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Where to Stay in Madrid
Hotels can be found throughout virtually all areas of Madrid, even those that are largely residential. Most neighborhoods feature at least a small variety of accommodation types and price levels, with a few of the most tourist-friendly districts offering numerous options. When you consider this in combination with the city’s efficient and far-reaching metro system, you can easily book rooms wherever you can find the best cheap hotel deals in Madrid and still enjoy an action-packed and hassle-free vacation.
But if you want to stay centrally located to the most memorable historic districts and popular tourist destinations, start your hotel search in the Gran Via neighborhood, named after the area’s central thoroughfare. This is one of Madrid’s densest hotel districts and is full of restaurants, upscale shops, classic architecture and nearby points of interest like Puerta del Sol. You’ll find accommodations of every type and price, but the neighborhood can be crowded and noisy. For more tranquil surroundings not far from the tourist areas, look into the Chamberi neighborhood, where the average hotel is only slightly more expensive and upscale.
Madrid Hotel Tips
While some international locales make it a challenge to find a hotel that suits your liking, Madrid allows you to take your pick. You’re never far from superb luxury accommodations, particularly in areas like Salamanca and Paseo del Prado, but you can just as easily find modest discount rooms that are perfectly comfortable, if a little light on amenities. Spain mandates its own strictly regulated five-star rating system for all accommodations, so you can book with confidence.
Many of Madrid’s hotels are independent and full of character, though there are plenty of modern hotels with nondescript décor. Check closely before you book if you demand a hotel experience that reflects the personality of the neighborhood in which you’re staying.
Madrid Hotel Recommendations
Hotels were not common in Madrid until the 1900s, so you won’t be able to stay in as historical of accommodations as is possible in other parts of Europe. But if you want to get as close as possible to Old World Spain, consider booking a room at the Hotel Ritz Madrid, which opened in 1910. Considered by many authorities to be one of the finest hotels in the world, the Hotel Ritz has somehow retained the storied luxury of its original design while offering all of the modern accommodations and amenities expected of today’s five-star resorts. The hotel does maintain a semi-formal dress code and is among the most expensive in Madrid, but luxury-minded travelers must consider it among their options.
A more thoroughly modern and somewhat more affordable approach to luxury is offered at Hesperia Madrid, where the rooms are smaller but no less opulent. Known throughout Spain for its impeccable service and fine dining options, Hesperia Madrid is a contender with Hotel Ritz for the best in town depending on your style preference; while the Ritz décor is Spanish traditional, Hesperia Madrid has adopted a sleek and modern Japanese theme.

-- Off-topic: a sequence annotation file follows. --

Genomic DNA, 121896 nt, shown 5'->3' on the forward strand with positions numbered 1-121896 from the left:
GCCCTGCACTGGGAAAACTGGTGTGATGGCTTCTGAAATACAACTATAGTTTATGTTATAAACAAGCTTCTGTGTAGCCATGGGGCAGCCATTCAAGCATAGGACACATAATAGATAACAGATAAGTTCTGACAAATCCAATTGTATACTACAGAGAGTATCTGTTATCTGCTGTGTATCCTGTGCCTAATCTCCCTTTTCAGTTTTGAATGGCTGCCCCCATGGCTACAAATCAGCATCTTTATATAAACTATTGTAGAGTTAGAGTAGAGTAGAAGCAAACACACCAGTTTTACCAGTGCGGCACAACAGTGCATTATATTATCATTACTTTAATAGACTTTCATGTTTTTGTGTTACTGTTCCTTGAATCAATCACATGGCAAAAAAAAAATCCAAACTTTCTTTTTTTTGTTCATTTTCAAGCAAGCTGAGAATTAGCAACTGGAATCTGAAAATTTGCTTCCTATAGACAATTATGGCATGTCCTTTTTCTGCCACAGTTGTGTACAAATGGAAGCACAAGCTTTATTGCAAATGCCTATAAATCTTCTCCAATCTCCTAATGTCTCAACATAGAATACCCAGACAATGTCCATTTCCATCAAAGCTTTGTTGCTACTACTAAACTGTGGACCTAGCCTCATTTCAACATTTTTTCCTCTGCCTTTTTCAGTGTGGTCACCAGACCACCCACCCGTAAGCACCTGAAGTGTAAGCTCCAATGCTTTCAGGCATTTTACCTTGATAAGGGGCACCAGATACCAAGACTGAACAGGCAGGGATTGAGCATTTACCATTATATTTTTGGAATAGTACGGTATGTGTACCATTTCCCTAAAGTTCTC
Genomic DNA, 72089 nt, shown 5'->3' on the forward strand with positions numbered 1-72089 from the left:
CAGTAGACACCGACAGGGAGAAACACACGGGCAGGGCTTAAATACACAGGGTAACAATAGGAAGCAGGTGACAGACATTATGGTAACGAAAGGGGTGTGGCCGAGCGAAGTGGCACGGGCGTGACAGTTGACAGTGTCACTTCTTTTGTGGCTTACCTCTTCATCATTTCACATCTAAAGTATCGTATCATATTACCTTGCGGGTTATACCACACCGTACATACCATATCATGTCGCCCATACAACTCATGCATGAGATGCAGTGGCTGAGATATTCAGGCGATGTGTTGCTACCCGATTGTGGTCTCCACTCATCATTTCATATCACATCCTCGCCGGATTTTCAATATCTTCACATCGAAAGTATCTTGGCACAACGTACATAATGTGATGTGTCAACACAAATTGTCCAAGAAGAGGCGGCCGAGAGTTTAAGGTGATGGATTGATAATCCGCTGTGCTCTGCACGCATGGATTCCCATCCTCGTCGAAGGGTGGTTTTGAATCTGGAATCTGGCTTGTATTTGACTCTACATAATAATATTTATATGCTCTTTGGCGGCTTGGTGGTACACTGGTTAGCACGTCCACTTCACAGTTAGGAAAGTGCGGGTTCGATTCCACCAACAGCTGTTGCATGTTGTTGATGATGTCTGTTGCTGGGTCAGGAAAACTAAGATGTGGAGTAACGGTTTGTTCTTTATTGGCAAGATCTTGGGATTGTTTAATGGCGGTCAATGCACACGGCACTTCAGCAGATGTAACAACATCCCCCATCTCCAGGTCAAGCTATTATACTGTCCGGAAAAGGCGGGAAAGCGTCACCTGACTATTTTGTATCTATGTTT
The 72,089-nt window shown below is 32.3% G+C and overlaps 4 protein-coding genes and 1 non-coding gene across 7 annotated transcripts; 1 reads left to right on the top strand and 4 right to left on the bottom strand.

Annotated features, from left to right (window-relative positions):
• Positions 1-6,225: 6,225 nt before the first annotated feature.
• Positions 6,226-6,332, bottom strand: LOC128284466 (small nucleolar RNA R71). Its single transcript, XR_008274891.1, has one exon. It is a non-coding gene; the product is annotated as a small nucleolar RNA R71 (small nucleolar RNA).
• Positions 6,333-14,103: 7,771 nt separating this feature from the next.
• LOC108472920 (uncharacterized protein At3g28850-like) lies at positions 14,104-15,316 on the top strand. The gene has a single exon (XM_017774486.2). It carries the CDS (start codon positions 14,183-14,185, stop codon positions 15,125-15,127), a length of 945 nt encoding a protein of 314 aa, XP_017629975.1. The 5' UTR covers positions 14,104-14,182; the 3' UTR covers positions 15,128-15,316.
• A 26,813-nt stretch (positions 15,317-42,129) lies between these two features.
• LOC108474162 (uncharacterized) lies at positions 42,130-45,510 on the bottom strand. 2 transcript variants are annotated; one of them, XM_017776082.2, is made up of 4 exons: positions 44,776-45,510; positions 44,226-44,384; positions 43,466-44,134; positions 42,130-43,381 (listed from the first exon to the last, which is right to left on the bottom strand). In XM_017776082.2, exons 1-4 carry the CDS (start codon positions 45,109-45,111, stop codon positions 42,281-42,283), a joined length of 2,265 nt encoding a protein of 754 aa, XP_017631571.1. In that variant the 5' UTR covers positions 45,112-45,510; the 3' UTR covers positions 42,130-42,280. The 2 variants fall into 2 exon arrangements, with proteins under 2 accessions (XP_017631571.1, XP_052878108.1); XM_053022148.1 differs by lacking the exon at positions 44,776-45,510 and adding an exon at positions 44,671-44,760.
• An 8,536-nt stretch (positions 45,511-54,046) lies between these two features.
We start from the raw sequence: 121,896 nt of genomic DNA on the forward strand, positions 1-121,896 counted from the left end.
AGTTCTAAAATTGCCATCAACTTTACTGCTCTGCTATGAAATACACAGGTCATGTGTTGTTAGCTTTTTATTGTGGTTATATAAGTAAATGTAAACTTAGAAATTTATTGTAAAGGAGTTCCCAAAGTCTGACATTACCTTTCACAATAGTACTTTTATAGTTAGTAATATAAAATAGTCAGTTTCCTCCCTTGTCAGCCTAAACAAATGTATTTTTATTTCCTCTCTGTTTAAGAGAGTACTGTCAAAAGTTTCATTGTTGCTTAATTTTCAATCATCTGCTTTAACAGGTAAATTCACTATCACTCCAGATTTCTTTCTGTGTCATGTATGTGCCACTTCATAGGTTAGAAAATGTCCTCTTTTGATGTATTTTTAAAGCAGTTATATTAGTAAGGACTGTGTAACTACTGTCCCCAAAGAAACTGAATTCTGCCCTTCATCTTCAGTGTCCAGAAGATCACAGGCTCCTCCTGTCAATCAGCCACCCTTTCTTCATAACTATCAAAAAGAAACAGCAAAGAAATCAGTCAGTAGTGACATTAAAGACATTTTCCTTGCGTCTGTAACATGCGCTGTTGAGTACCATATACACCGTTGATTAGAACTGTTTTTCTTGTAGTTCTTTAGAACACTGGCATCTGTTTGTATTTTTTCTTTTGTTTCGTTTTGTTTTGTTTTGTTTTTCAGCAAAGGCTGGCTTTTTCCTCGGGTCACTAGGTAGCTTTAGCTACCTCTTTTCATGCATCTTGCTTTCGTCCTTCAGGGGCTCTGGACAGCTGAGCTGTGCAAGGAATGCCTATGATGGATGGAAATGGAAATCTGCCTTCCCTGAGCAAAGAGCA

Residencia El Viso, in the Chamartin neighborhood, is much more affordable than the top luxury hotels but offers plush accommodations and top-notch service. With only 12 units, this option gives you the ambiance and personal attention of a B&B without the need to sacrifice the privacy and convenience of a hotel. All units have their own private baths, and guests congregate on a landscaped patio where breakfast and lunch are served daily.
If you’re looking for something exceptionally affordable, the Hostal la Macarena is another small property with compact yet well-kept rooms. Near the bustling Plaza Mayor, you’ll have a hard time finding a more convenient location at such discounted rates.
With a good pair of walking shoes, a Metro de Madrid fare card and free maps of the metro rail and bus systems, you can get anywhere in the city quickly, cheaply and easily. The rail system is extensive, reaching all over the metropolitan area, and the bus lines travel to virtually all other notable spots. If you plan on taking the light rail frequently, consider booking a hotel near Puerta del Sol, as this is where all lines converge. You can even take the metro to your destination neighborhood from Barajas Airport after your flight to Madrid touches down. Utilize the buses whenever they provide a more direct route to your destination, because they get to travel in dedicated lanes, allowing them to bypass the traffic that often stymies bus service in the U.S. Fares are cheap but based on zones of travel rather than flat rates; complete fare information can be found on the Metro de Madrid website or at any transit station.
Taxis are easy to hail on the street or pick up from taxi stands throughout the city, and their rates are comparable with most major U.S. cities. Traffic throughout Madrid is notoriously heavy, however, so it’s best to use taxis only when the metro is closed for the evening or would otherwise be impractical. Because of Madrid’s traffic patterns, as well as its hard-to-find and premium-priced parking, renting a vehicle is generally not recommended for most travelers.
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